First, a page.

Abstract: This chapter explores whether the higher level of economic activity during the first two centuries of the Principate in comparison with the preceding and following periods, and the possible modest growth then, were, at least in part, the result of the existence of a single political entity embracing the Mediterranean, or were achieved despite it. In the first two centuries of the Principate, taxation enhanced market exchanges and promoted growth. The emperor set the rules of the game at the level of the central and provincial administration, but his actions extended in various ways to the level of the individual urban communities. The creation of a single monetary area may have contributed most to the reduction in transaction costs: a centrally produced coinage circulated almost everywhere. In order to account for massive output of the Roman mint it is necessary to assume structural imbalance between tax and public expenditure.

108 citations

Journal ArticleDOI
TL;DR: In this paper, a detailed record of environmental changes and their causes from late Antiquity (AD 300) to the present day was provided by coupled multiproxy indicators (pollen, stable isotopes and charcoal) reconstructed from annually laminated lake sediments from Nar GA¶lA¼ in Cappadocia (central Turkey) complemented by documentary and archaeological evidence.
Abstract: Coupled multiproxy indicators (pollen, stable isotopes and charcoal) reconstructed from annually laminated lake sediments from Nar GA¶lA¼ in Cappadocia (central Turkey) complemented by documentary and archaeological evidence provide a detailed record of environmental changes and their causes from late Antiquity (AD 300) to the present day. Stable isotope data indicate marked shifts in the variability in summer drought intensity and winter—spring rainfall, but these did not coincide in time with changes in vegetation and land use shown by pollen data. Rather, human impacts appear to have been the main driver of landscape ecological changes in Cappadocia over the last two millennia. Pollen and charcoal data indicate four principal land-use phases: (i) an early Byzantine agrarian landscape characterized by cereals and tree crops, and marking the later part of the so-called BeyAŸehir Occupation phase; (ii) a period of landscape abandonment and the establishment of secondary woodland from AD 670 to 950 coinc...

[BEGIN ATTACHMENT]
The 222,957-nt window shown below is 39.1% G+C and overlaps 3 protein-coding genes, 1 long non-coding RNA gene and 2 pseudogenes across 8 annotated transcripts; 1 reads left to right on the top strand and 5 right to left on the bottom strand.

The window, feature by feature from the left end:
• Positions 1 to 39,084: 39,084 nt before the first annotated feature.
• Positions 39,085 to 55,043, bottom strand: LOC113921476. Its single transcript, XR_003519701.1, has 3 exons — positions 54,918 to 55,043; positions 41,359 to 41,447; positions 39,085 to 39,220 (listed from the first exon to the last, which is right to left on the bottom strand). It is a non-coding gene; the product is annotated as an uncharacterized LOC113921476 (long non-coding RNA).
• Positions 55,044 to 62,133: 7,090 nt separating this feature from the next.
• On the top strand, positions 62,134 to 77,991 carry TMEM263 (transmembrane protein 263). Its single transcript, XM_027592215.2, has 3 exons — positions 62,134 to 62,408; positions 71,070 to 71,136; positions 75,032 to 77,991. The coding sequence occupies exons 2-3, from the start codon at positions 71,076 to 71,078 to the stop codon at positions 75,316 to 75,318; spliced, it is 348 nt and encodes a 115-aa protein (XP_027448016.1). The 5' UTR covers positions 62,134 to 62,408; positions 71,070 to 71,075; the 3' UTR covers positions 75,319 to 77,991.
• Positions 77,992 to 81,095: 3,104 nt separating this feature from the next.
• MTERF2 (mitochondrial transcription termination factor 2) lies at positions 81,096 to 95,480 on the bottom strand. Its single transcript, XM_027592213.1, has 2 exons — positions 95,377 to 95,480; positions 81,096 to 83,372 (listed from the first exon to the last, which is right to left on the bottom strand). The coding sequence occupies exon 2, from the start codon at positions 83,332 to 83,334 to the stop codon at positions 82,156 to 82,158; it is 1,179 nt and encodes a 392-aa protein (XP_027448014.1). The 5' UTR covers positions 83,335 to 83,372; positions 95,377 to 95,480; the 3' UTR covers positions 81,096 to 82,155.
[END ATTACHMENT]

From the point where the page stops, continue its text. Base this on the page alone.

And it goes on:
94 citations

Book ChapterDOI
01 Nov 2007
TL;DR: In this article, the authors explore the extent to which economic growth was fostered or impeded by the institutional and legal framework within which the Greek and Roman economies operated, and suggest several ways in which these methods can be applied to come to a deeper understanding of economic organization and the possibilities for economic growth in the ancient world.
Abstract: The landscape of the Greek and Roman economies is invariably configured of individuals, and also of institutions, the organized activity of production and commerce. This chapter explores, within the ancient world, to what extent was economic growth fostered or impeded by the institutional and legal framework within which the Greek and Roman economies operated. The question may be at least formally addressed through modern scholarly methods associated especially with Law and Economics and with the New Institutional Economics. The chapter provides an overview of the methods themselves, and then suggests several ways in which these methods can be applied to come to a deeper understanding of economic organization and the possibilities for economic growth in the Greek and Roman worlds. Adverse selection is an example of how asymmetrical information can affect entry into a market. A cardinal implication of the Coase theorem is that markets cannot and do not exist in isolation from their institutional context.

94 citations